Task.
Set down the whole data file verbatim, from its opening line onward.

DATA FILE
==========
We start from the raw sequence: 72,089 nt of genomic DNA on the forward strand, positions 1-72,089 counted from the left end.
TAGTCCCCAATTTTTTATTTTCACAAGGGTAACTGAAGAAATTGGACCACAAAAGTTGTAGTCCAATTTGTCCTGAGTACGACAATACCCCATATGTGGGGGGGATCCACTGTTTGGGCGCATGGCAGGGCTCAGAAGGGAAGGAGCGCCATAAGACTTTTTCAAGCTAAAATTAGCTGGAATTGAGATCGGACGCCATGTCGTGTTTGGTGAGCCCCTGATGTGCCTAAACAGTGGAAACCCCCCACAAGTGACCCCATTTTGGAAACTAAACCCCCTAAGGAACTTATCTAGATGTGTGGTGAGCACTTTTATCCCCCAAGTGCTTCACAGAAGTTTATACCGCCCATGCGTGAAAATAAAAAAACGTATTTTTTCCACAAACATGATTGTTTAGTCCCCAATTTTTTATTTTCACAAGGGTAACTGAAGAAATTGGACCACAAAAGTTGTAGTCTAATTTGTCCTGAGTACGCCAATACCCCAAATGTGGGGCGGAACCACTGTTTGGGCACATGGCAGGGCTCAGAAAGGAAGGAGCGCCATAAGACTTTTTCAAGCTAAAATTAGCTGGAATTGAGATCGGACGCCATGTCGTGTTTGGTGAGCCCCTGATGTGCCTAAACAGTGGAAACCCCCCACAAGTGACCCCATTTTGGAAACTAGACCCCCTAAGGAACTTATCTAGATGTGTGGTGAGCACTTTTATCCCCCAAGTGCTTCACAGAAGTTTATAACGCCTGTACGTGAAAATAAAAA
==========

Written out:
We start from the raw sequence: 72,089 nt of genomic DNA on the forward strand, positions 1-72,089 counted from the left end.
TAGTCCCCAATTTTTTATTTTCACAAGGGTAACTGAAGAAATTGGACCACAAAAGTTGTAGTCCAATTTGTCCTGAGTACGACAATACCCCATATGTGGGGGGGATCCACTGTTTGGGCGCATGGCAGGGCTCAGAAGGGAAGGAGCGCCATAAGACTTTTTCAAGCTAAAATTAGCTGGAATTGAGATCGGACGCCATGTCGTGTTTGGTGAGCCCCTGATGTGCCTAAACAGTGGAAACCCCCCACAAGTGACCCCATTTTGGAAACTAAACCCCCTAAGGAACTTATCTAGATGTGTGGTGAGCACTTTTATCCCCCAAGTGCTTCACAGAAGTTTATACCGCCCATGCGTGAAAATAAAAAAACGTATTTTTTCCACAAACATGATTGTTTAGTCCCCAATTTTTTATTTTCACAAGGGTAACTGAAGAAATTGGACCACAAAAGTTGTAGTCTAATTTGTCCTGAGTACGCCAATACCCCAAATGTGGGGCGGAACCACTGTTTGGGCACATGGCAGGGCTCAGAAAGGAAGGAGCGCCATAAGACTTTTTCAAGCTAAAATTAGCTGGAATTGAGATCGGACGCCATGTCGTGTTTGGTGAGCCCCTGATGTGCCTAAACAGTGGAAACCCCCCACAAGTGACCCCATTTTGGAAACTAGACCCCCTAAGGAACTTATCTAGATGTGTGGTGAGCACTTTTATCCCCCAAGTGCTTCACAGAAGTTTATAACGCCTGTACGTGAAAATAAAAA